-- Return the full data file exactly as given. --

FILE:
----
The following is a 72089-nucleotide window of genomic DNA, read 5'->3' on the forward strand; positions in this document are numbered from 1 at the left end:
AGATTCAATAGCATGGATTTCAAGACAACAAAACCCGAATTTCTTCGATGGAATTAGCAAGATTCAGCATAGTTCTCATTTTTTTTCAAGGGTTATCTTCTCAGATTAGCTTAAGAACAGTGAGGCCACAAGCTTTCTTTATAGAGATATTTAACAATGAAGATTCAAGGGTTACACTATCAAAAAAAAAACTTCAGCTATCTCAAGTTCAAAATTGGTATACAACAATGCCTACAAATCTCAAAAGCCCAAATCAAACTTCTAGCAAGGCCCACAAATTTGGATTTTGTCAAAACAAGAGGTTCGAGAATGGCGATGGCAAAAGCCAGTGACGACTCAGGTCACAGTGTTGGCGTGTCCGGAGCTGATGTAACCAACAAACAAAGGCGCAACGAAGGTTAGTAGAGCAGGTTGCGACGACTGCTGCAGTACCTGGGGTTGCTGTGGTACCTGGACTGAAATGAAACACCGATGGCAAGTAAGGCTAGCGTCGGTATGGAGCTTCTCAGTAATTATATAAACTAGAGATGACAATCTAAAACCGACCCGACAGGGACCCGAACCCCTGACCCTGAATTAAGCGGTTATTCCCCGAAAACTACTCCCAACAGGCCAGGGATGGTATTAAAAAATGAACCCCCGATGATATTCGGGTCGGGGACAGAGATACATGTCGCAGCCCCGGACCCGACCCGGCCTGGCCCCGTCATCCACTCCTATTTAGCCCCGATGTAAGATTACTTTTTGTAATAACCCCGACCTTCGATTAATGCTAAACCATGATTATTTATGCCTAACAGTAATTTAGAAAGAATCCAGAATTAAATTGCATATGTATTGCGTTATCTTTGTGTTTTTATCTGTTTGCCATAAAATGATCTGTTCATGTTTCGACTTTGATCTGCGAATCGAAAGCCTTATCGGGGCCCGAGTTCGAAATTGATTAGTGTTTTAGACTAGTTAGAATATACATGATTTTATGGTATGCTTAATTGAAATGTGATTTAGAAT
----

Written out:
The following is a 72089-nucleotide window of genomic DNA, read 5'->3' on the forward strand; positions in this document are numbered from 1 at the left end:
AGATTCAATAGCATGGATTTCAAGACAACAAAACCCGAATTTCTTCGATGGAATTAGCAAGATTCAGCATAGTTCTCATTTTTTTTCAAGGGTTATCTTCTCAGATTAGCTTAAGAACAGTGAGGCCACAAGCTTTCTTTATAGAGATATTTAACAATGAAGATTCAAGGGTTACACTATCAAAAAAAAAACTTCAGCTATCTCAAGTTCAAAATTGGTATACAACAATGCCTACAAATCTCAAAAGCCCAAATCAAACTTCTAGCAAGGCCCACAAATTTGGATTTTGTCAAAACAAGAGGTTCGAGAATGGCGATGGCAAAAGCCAGTGACGACTCAGGTCACAGTGTTGGCGTGTCCGGAGCTGATGTAACCAACAAACAAAGGCGCAACGAAGGTTAGTAGAGCAGGTTGCGACGACTGCTGCAGTACCTGGGGTTGCTGTGGTACCTGGACTGAAATGAAACACCGATGGCAAGTAAGGCTAGCGTCGGTATGGAGCTTCTCAGTAATTATATAAACTAGAGATGACAATCTAAAACCGACCCGACAGGGACCCGAACCCCTGACCCTGAATTAAGCGGTTATTCCCCGAAAACTACTCCCAACAGGCCAGGGATGGTATTAAAAAATGAACCCCCGATGATATTCGGGTCGGGGACAGAGATACATGTCGCAGCCCCGGACCCGACCCGGCCTGGCCCCGTCATCCACTCCTATTTAGCCCCGATGTAAGATTACTTTTTGTAATAACCCCGACCTTCGATTAATGCTAAACCATGATTATTTATGCCTAACAGTAATTTAGAAAGAATCCAGAATTAAATTGCATATGTATTGCGTTATCTTTGTGTTTTTATCTGTTTGCCATAAAATGATCTGTTCATGTTTCGACTTTGATCTGCGAATCGAAAGCCTTATCGGGGCCCGAGTTCGAAATTGATTAGTGTTTTAGACTAGTTAGAATATACATGATTTTATGGTATGCTTAATTGAAATGTGATTTAGAAT